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Snake Season

We buried the first ones, nice and proper. It sounds foolish now, but what could we do? After all, they were still our children. I even dressed my Sarah for the occasion—decked out in her Sunday best, yellow cotton bright against the dark brown of her skin, pattern hand-stitched to cover a mismatched body. We let her rest in a small wooden box, nestled in a hole Ray dug behind the house, just below the surface. Only the best for my first baby girl. But even later, when our scrap of land held more graves than ground, I kept my daughters close, creeping through the night to dump burlap sacks into the dark water of the bayou at the end of the walk and casting swaddled bundles into the bone pits where not even gators and foxes fed. Necessity, they say, is the mother of invention.

The way of things was this: you had a child and hoped it would be unbent, unbroken. You fought through the bitterness as your baby turned into a monster, eyes bulging out of a head no bigger than an overgrown tomato, arms and legs growing long and spindly like untamed weeds in a widower’s garden. But still, you loved your little one, draped its body in rosary beads and spirit cloth, prayed that they would somehow purge the demons from a broken soul. And when it died, you wailed and mourned and took comfort in your husband’s arms, and just like that, you had another.

At first, the good folks visited you after, brought prayer books and lost bread, said Poor Marie as they held your shaking hands steady. You nodded as they told you how you needed to wear conjure beads at night, or wash yourself from the inside with holy water, or only eat white fish on Fridays. You made sure to smile as they reminded you that it happened to them once, and the conjure man took care of things, and look at them now, surrounded by a pack of perfect angels.

You never said a word about what happened in the last days, when the prayers had failed and the nights grew cold and the food stores went from low to empty. You never mentioned Sarah’s too-long arms flailing and too-big eyes bulging as you held your hand tight over her nose and mouth, or that you only got it right on the third try, when she cried out and bit your hand and in your anger you snapped her neck like a common chicken. And you never ever told a soul about the way she kept on coming back. Who could blame a little girl for missing her mother?

It was a month past Junior’s first birthday when the smell of death crept into the air, bitter and heavy with a tang of copper, like vinegar and musk. Ray said it was the lingering stink of drowned swamp rats on muddy banks and the murky water lapping against the wooden stilts beneath our porch, like any summer with too many rains. I blamed it on the conjure man’s concoctions—Healing Mud to be rubbed on Junior’s forehead when the moon was high; a Charm Bag to shove under his crib from sundown to sunup; and something he’d only call the Good Stuff, to be mixed with water fresh from the cistern and drunk twice a day. All to keep the devil away from our little boy’s body.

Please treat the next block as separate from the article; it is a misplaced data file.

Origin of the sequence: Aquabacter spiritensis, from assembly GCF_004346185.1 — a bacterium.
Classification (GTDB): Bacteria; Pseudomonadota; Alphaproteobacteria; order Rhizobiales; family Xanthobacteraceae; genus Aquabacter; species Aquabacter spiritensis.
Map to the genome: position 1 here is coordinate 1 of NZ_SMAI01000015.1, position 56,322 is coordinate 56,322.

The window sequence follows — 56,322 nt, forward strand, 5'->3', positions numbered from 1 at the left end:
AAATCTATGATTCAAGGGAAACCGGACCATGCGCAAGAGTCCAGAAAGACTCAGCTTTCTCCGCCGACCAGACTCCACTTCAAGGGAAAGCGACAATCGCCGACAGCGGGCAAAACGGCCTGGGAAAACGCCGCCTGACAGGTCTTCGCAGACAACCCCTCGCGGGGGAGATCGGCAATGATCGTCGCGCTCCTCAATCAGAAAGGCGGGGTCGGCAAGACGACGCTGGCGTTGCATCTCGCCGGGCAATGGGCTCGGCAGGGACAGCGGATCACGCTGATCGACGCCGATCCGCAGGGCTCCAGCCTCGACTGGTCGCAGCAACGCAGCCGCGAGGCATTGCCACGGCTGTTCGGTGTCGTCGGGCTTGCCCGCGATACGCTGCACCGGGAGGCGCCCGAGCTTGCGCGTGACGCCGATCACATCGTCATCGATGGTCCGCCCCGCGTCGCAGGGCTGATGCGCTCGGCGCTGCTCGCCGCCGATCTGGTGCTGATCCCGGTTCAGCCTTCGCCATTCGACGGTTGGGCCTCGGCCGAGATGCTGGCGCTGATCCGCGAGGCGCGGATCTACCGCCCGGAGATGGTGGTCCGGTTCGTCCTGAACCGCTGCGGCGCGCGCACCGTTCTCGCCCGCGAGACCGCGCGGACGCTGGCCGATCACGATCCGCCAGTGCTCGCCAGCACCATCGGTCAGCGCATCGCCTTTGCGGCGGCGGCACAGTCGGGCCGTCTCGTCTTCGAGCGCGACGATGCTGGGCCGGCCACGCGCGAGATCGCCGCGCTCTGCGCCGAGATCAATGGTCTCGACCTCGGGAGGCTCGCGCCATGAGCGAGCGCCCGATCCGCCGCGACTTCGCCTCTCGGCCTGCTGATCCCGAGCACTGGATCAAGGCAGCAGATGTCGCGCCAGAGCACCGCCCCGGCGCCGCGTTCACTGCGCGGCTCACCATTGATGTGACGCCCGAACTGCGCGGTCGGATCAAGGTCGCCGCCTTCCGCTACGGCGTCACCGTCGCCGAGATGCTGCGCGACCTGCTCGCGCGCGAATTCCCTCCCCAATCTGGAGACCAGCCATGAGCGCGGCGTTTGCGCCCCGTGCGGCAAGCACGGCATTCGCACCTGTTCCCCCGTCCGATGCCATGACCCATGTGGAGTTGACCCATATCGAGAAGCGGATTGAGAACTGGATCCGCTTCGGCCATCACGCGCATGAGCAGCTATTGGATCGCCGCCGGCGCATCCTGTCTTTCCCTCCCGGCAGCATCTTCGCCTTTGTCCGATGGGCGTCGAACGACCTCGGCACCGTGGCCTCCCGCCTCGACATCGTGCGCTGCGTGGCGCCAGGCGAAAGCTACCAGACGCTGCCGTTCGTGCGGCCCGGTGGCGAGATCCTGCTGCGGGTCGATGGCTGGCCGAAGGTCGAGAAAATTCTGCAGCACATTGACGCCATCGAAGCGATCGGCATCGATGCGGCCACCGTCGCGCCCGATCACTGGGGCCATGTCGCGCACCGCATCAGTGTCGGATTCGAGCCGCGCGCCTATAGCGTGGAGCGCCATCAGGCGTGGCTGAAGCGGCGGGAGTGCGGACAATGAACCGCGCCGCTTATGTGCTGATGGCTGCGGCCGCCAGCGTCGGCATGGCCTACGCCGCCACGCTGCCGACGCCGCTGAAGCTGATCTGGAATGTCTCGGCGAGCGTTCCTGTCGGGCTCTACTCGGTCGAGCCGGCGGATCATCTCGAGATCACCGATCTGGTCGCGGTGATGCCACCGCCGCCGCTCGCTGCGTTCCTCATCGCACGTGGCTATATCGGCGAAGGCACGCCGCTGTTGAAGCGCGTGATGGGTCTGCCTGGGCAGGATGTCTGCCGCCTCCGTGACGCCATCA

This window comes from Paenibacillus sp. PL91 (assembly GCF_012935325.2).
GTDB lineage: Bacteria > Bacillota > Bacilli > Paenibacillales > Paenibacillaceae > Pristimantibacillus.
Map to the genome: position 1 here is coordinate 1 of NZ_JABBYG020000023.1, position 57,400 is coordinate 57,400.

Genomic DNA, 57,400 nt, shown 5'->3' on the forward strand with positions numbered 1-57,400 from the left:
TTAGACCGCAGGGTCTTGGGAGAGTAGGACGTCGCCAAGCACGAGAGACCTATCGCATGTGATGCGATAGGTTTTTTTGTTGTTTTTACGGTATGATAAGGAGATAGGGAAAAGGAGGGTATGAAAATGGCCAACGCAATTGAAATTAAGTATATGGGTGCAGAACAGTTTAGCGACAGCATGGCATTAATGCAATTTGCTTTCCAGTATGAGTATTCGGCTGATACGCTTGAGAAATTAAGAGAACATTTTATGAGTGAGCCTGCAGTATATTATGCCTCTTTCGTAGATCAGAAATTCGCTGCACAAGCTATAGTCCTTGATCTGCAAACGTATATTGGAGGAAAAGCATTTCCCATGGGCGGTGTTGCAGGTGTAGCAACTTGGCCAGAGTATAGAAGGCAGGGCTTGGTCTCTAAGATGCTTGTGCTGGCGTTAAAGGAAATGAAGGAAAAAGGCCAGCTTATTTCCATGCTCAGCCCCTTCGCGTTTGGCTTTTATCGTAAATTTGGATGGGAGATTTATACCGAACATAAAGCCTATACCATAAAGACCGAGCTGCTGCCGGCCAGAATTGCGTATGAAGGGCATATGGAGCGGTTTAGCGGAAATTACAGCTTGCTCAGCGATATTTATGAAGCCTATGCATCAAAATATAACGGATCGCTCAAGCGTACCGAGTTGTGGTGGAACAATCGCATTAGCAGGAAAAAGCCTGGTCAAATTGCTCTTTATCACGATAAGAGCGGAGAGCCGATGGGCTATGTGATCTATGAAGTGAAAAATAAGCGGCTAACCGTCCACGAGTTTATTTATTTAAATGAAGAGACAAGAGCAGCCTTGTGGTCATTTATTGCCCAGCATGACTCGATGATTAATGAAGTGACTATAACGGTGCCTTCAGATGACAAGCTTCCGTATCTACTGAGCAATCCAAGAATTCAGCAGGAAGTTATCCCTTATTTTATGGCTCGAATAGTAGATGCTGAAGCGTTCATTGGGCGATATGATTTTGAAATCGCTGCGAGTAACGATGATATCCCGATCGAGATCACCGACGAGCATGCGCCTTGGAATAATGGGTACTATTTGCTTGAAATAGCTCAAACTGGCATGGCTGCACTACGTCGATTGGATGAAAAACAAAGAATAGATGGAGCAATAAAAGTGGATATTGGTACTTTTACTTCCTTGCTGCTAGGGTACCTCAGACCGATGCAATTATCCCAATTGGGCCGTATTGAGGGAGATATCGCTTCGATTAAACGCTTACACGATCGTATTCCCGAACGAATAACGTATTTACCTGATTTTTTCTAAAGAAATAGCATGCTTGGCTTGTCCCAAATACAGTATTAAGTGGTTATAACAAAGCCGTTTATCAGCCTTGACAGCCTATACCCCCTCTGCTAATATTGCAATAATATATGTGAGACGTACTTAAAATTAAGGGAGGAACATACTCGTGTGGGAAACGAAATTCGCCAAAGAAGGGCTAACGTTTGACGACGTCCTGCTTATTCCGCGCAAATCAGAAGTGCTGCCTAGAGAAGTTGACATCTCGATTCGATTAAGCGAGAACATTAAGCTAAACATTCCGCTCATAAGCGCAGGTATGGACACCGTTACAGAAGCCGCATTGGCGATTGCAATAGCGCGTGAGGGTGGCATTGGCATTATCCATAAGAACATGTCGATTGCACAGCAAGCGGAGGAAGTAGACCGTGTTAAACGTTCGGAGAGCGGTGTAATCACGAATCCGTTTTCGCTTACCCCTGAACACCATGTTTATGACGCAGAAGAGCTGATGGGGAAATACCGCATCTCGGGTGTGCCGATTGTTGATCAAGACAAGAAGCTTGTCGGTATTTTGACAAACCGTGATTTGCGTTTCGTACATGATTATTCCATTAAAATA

“I’m sick of all that mess,” I told Ray. “Never does a lick of good.” Conjure man had been coming by with oils and poultices and candles since just after Sarah came out wrong, lurking like a snake in the grass, and his juju had never made a bit of difference in any of the baby girls who’d gone twisted since. Junior was just special. Still as perfect as the day he was born, same as the new baby would be. I was carrying high again, which meant another boy, and the child inside me tumbled like a windmill. Junior had been like that, bouncing and turning as he grew, dancing along with my heart like it was a washboard beat. Even now, he stood in the wood crib shoved into the corner beside our narrow bed, pushing at the bars like he was gonna launch himself over the edge and come crawling into the kitchen calling Mama.

“Marie, please.” Ray clutched the latest conjure bag in his hands like it was made of gold instead of piss-worn leather. “Think of it as a little good luck to balance out all the bad. And conjure man says something’s gotta watch over you while I’m gone.” Of course. Ray never did know how to just say goodbye.

“How long this time?” I put my hand over his, and he squeezed tight. He’d stayed close to home ever since Junior’s birth, working day shifts and bragging about how fast his little man grew. It was good having him close by. It kept the emptiness out of the air.

“Few days grassing the rice fields over East,” he said. “Got a family to feed now. Got a son.” I smiled at that, just a bit, and Ray grinned in return, left corner of his mouth lifting higher than the right, begging to be kissed straight.

“I don’t like it when you leave.” The house was spitting distance wall to wall, but it always felt too big without him in it, and the wind howled louder against the windows as soon as he walked away.

“I know, but I got to,” he said. “Can’t rely on charity forever.” He had that deepness in his voice that meant he was done deciding. “And conjure man says this’ll keep you safe while I’m gone. So you keep it close, you hear?”

I nodded and made myself pick up the brown leather, damp with whatever foulness the conjure man had used to bind the spirits. Ray smiled again as I hung it around my neck, like everything would be okay.

“Marie?” he said, stroking the back of my hand with his thumb.


“You take care of yourselves while I’m gone.” He eyed Junior in the crib, then the conjure bag, then my swollen stomach.

“Always do, Ray,” I said. “Always do.”

It was three days later that I woke from another dream of souring soup bones and swamp rat livers, to an empty bed and the high-pitched sound of a child’s laughter.


No. This voice was higher, bubblier. Girlier. I listened for a few moments, hand cupped behind my right ear, but the giggle disappeared as quickly as it had come.